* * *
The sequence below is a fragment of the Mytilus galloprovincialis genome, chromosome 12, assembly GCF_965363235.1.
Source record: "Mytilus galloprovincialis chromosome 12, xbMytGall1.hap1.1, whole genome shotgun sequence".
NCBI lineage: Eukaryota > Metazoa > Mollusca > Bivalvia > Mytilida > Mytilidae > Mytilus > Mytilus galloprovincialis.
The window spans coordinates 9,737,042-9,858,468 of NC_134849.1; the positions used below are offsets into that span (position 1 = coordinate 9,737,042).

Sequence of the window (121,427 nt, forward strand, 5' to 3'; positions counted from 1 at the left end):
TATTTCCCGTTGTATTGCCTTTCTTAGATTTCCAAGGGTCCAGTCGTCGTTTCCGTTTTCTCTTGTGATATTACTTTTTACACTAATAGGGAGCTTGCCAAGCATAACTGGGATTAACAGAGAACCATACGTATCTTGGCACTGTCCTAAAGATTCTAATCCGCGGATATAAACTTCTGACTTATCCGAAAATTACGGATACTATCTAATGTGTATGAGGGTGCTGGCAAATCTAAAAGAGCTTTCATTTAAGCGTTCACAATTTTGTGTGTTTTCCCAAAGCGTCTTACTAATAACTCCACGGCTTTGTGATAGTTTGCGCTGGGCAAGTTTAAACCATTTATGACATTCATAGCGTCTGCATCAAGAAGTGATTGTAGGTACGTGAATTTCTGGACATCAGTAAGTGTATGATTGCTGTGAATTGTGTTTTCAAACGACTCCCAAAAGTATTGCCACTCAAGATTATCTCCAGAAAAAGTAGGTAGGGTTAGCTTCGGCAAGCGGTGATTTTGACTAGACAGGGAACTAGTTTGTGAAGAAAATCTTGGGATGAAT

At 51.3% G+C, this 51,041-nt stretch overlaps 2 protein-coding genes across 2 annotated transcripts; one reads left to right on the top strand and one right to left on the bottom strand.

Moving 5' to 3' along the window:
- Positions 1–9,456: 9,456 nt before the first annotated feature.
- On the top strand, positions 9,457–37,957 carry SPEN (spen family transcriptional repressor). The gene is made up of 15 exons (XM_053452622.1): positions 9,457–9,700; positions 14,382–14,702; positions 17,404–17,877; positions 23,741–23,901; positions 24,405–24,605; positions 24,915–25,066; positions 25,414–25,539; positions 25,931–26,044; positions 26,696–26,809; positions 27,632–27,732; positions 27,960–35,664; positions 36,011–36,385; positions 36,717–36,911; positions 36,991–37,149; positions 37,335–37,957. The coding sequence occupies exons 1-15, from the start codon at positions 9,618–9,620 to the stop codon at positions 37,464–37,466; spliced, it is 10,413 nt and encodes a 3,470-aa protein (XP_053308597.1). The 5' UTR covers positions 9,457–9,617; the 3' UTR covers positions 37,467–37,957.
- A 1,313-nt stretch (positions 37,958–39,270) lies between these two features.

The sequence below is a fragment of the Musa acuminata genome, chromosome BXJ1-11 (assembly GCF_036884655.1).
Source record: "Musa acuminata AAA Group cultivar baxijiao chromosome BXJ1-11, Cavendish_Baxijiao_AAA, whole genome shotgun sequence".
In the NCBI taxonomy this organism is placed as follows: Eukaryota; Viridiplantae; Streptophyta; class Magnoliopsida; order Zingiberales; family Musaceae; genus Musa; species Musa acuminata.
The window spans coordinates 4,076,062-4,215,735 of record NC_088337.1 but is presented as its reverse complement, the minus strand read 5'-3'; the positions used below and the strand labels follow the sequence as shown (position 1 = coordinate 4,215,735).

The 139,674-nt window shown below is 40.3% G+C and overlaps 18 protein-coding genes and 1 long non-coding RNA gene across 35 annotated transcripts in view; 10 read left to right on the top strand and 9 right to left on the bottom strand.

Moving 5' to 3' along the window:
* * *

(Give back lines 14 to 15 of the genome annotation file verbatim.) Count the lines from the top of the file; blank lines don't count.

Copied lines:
In the NCBI taxonomy this organism is placed as follows: Eukaryota; Viridiplantae; Streptophyta; class Magnoliopsida; order Zingiberales; family Musaceae; genus Musa; species Musa acuminata.
The window spans coordinates 4,076,062-4,215,735 of record NC_088337.1 but is presented as its reverse complement, the minus strand read 5'-3'; the positions used below and the strand labels follow the sequence as shown (position 1 = coordinate 4,215,735).